Furthermore, the 2.17 percent growth in delinquencies for office CMBS compares favorably with the 8.90 percent rate for all property types in September, as does the 2.81 percent of office CMBS going into special servicing versus 10.33 percent for all other property types since March, according to Trepp Compstak. Offices constituted a small portion of loans in special servicing as of September, with such loans heavily concentrated in the hotel and retail sectors. But Trepp cautions that there are still some near-term headwinds in the office segment because of a potential reduction in office spacing needs and the rise of flexible working arrangements.
Nevertheless, “companies that have tried remote working arrangements before say it doesn’t work that well”, says Edward LaPuma, co-founder and managing partner of LCN Capital Partners, a sale-and-leaseback manager in North America and Europe. “In a more normalized environment, people aren’t as productive.”
“Work from home is overstated,” says Greg Michaud, head of real estate finance at Voya Investment Management. Although he notes some larger companies may decrease their presence in central business districts, smaller businesses, such as accounting firms, will continue to populate office buildings. “I’ve got friends that run a logistics company who never worked from home,” he says.
And, Conrod asks, if the changes wrought by work from home are permanent, “why is Google taking more space in Manhattan and Facebook redeveloping the old Post Office on Eighth Avenue?”
Indeed, the so-called FAANG stocks “are setting the pace in the office sector,” says Michael Boxer, a managing director in the private real estate debt team at CenterSquare Investment Management. “Just like online retail is at the early stages of a growth spurt, so are these tech companies. They are going to comprise a larger and larger portion of the way we live, work and play.”
Although tech companies like Zoom may have enabled the work-from-home phenomenon, four of the five FAANG stocks – Facebook, Amazon, Apple and Google parent Alphabet – along with Microsoft now occupy some 589 million square feet of US real estate. That represents more than all the office space in New York City.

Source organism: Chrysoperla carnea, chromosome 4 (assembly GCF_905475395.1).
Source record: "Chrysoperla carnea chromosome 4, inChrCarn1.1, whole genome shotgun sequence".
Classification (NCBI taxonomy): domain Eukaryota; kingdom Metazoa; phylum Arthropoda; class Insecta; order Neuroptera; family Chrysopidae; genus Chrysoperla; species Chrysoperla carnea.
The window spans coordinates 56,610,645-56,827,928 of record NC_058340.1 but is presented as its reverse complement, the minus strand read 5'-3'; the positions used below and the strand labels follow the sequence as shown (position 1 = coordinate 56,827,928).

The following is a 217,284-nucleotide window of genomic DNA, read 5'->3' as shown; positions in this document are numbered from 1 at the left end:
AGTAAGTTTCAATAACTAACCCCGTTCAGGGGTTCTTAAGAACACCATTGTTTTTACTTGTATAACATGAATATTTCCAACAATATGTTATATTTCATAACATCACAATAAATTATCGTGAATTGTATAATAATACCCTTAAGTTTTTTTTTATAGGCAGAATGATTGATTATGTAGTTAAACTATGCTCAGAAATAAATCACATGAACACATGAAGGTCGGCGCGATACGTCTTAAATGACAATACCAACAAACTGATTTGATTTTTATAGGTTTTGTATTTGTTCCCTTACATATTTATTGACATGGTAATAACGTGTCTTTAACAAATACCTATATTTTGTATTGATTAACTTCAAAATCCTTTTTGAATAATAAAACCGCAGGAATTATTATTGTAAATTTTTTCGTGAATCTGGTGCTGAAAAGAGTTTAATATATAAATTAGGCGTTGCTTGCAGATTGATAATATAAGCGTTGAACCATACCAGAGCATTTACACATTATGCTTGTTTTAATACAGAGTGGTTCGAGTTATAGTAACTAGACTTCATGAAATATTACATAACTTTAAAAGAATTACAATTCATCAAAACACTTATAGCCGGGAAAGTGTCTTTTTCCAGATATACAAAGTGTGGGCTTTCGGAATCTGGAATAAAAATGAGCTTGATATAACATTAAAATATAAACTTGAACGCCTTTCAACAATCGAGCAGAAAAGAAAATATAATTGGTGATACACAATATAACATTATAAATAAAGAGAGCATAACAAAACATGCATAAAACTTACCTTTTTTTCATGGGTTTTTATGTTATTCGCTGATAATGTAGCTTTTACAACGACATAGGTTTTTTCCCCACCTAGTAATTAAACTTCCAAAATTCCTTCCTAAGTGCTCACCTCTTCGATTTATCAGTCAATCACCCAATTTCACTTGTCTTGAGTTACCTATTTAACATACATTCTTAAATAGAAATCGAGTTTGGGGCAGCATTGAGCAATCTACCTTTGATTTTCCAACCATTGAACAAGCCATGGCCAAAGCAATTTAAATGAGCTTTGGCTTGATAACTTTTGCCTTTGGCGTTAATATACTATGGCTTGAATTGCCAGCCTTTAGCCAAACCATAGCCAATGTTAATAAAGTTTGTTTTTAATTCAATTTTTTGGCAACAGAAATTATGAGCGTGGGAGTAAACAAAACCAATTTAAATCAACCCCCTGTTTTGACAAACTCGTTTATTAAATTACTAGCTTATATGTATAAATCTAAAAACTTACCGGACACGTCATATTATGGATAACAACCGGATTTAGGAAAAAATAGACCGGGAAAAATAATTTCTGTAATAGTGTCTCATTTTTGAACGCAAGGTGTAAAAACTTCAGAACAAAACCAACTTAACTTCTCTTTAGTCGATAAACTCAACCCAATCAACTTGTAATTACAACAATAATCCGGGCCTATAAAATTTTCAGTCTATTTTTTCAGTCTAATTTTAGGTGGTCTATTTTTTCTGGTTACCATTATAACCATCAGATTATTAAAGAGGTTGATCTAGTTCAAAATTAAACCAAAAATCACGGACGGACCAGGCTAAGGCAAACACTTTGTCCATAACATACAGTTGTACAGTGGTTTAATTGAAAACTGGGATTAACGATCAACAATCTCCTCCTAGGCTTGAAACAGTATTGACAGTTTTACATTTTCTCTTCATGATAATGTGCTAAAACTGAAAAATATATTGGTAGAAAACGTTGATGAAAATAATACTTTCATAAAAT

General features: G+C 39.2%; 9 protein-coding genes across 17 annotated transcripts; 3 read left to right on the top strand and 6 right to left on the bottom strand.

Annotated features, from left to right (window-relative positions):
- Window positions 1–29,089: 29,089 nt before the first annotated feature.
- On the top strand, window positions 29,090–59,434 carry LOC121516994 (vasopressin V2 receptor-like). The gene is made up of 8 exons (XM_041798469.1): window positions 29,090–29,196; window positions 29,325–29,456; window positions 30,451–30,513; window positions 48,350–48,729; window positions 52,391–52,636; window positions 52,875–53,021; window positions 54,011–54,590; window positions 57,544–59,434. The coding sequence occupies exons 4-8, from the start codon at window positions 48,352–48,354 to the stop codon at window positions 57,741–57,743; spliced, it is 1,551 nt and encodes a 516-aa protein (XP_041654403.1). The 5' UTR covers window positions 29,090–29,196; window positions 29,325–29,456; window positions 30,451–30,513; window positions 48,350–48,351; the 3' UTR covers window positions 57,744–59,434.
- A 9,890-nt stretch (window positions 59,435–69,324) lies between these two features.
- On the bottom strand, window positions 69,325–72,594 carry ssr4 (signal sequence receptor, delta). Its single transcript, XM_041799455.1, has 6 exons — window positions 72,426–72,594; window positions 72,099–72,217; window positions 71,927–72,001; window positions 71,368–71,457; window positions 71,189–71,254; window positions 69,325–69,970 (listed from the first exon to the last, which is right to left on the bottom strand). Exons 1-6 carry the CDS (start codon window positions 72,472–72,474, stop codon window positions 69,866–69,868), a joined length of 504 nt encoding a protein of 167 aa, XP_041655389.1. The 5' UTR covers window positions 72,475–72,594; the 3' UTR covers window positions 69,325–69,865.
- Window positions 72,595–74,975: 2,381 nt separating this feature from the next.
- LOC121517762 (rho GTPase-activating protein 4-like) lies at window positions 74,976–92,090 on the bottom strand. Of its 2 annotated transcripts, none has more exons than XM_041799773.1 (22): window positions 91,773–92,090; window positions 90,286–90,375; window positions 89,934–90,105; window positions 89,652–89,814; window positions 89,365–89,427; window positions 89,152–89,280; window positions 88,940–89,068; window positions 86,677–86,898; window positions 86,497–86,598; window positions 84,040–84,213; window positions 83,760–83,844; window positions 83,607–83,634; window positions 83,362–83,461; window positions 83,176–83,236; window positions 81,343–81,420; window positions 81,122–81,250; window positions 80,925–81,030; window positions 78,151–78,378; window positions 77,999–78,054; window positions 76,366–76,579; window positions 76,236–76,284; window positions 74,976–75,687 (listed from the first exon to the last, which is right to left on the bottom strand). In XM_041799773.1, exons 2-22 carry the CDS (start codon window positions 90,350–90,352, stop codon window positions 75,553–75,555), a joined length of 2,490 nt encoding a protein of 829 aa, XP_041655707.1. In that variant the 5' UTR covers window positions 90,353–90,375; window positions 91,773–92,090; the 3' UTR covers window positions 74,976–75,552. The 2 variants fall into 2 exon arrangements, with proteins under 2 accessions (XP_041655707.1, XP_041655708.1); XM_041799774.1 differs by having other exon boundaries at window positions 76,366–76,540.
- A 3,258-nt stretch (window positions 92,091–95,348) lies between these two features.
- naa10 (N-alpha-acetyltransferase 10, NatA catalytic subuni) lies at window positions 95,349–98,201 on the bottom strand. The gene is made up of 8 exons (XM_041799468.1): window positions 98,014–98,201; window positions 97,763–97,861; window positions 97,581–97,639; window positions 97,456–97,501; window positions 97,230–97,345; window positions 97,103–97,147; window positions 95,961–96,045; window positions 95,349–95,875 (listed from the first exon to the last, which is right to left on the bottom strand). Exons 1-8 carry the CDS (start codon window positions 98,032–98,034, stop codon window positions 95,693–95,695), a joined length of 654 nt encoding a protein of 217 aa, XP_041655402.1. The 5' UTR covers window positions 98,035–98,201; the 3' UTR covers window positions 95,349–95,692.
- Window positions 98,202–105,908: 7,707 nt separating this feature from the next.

Tax and other issues notwithstanding, New York has been raising its tech profile. A $2 billion Cornell Tech campus opened on Roosevelt Island in 2017, and Google and Facebook have put down roots in the city, observes CenterSquare’s Boxer.
Facebook, which had already leased more than 1.5 million square feet in New York’s Hudson Yards, in August signed a lease for 730,000 square feet in the Farley Building, also on the West Side. Similarly, a banking group led by Wells Fargo inked the largest real estate construction loan in Manhattan in 2020 for Oxford Properties’ redevelopment of St John’s Terminal, where Google will be the sole tenant.
Google also took advantage of lower prices in London, which in Q3 rebounded from its weakest quarter on record to purchase its Central Saint Giles office complex for £700 million ($952 million; €777 million), or £986 per square foot – below the central London average, according to RCA.
So much for tech leading the charge in work from home. Although Google and other tech companies have offered employees the flexibility to continue working from home when the pandemic ends, it is clear these growth companies are eager to build a big presence in dynamic markets like New York, where millennial workers typically gravitate.
Despite the fact Oracle, HP Enterprise and Tesla are relocating from Silicon Valley to Texas, “when businesses are growing, the thought that they’d move someplace because it’s lower cost is silly”, says Jim Costello, senior vice-president at RCA. “There’s something of a disconnect between what these tech companies are telling their employees about work from home and what they’re doing in leasing space.”
But the move towards leasing more space in gateway cities indicates that “keeping a highly productive employee happy and sticking around a firm is a lot more valuable” than the cost of an office, Costello says.
Technology rules the roost